Adam Mueller, who has been making headlines on Photography is Not a Crime lately, is on his way to Mississippi for a trial regarding his arrest last year for videotaping police.

The evidence, including statements from the arresting office as well as the sheriff of Jones County – not to mention the above video – should have cleared him long ago, but common sense never seems to apply in our legal system.

Mueller elaborates on the case on Cop Block.

The lesson here is that if you have video evidence that shows you were wrongly arrested, it should be posted online immediately rather than wait for the lawyers, prosecutors and judges to do the right thing because they won’t.

The video shows Mueller was cooperating fully with the officer who made the initial traffic stop, but then a second officer pulls up to the scene and demands that he turn the video camera off (just over 12 minutes into the video).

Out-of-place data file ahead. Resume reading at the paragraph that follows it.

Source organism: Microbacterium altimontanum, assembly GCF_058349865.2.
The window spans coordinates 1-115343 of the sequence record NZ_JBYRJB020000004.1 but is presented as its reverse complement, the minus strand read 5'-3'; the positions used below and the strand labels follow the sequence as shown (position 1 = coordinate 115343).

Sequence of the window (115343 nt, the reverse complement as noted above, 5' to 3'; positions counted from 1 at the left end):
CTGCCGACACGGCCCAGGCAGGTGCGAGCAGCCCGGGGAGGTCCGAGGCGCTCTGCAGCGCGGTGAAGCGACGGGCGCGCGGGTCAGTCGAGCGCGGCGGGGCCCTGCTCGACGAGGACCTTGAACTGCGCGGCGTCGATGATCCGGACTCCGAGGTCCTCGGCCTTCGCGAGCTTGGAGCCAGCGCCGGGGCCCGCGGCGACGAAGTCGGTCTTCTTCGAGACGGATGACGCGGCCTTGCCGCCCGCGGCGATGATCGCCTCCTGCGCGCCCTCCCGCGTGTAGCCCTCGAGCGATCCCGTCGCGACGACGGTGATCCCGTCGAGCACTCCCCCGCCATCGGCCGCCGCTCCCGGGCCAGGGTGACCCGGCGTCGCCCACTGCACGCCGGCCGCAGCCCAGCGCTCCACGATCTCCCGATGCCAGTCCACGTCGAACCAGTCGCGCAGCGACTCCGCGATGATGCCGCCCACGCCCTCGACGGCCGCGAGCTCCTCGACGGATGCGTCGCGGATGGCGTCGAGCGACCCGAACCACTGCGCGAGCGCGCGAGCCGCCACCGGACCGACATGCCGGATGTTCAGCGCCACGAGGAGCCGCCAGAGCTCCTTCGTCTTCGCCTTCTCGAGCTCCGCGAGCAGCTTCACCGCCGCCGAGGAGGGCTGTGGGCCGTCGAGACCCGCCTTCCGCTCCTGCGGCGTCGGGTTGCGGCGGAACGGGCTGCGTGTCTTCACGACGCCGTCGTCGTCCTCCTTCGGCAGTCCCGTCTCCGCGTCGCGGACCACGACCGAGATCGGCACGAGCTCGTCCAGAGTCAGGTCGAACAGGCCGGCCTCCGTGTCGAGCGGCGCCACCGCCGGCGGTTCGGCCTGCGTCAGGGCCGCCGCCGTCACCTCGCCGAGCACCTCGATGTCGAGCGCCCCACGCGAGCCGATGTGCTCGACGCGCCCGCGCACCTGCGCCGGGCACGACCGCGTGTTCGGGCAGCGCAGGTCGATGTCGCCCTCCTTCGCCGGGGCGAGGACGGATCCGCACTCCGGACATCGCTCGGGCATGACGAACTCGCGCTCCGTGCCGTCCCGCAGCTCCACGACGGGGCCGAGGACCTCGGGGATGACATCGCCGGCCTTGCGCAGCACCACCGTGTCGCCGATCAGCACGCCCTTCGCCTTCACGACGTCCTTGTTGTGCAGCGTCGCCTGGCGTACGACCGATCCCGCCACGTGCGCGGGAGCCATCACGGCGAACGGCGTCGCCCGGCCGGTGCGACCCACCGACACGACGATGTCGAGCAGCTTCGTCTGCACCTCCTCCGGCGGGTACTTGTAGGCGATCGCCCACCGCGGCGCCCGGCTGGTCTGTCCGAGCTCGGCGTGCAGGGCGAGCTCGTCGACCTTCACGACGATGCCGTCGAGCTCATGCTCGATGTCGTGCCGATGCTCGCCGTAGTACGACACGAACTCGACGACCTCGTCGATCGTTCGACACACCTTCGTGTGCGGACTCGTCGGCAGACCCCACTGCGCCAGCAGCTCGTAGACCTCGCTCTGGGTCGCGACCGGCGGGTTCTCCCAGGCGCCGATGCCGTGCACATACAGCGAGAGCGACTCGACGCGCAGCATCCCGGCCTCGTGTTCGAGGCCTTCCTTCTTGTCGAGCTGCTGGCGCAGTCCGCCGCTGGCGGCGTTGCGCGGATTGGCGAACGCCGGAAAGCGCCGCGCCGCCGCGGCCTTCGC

When Mueller continued videotaping, the officer arrested him.

The video was deleted, but eventually recovered through software.

However, James Atkins, the arresting deputy, stated in his report that Mueller was charged with disorderly conduct for “not putting the video camera up when told to do so.”

Sheriff Alex Hodge then sent an email to one of Mueller’s friends stating that he was not arrested for videotaping, which shows that Hodge did not even bother to read the arrest report.

Hodge also went as far as to say that videotaping public officials is not illegal in Mississippi.

In a prior interview with PINAC, Mueller stated that he was acting on the advice of lawyers by not posting the video online.

My experience with lawyers is that they never want anything posted online because they prefer to fight the battle in the legal arena. Perhaps it’s ego or perhaps it’s their conditioned strategy.

But as a journalist with more than 15 years of professional experience, the truth should always be brought before the arena of public opinion.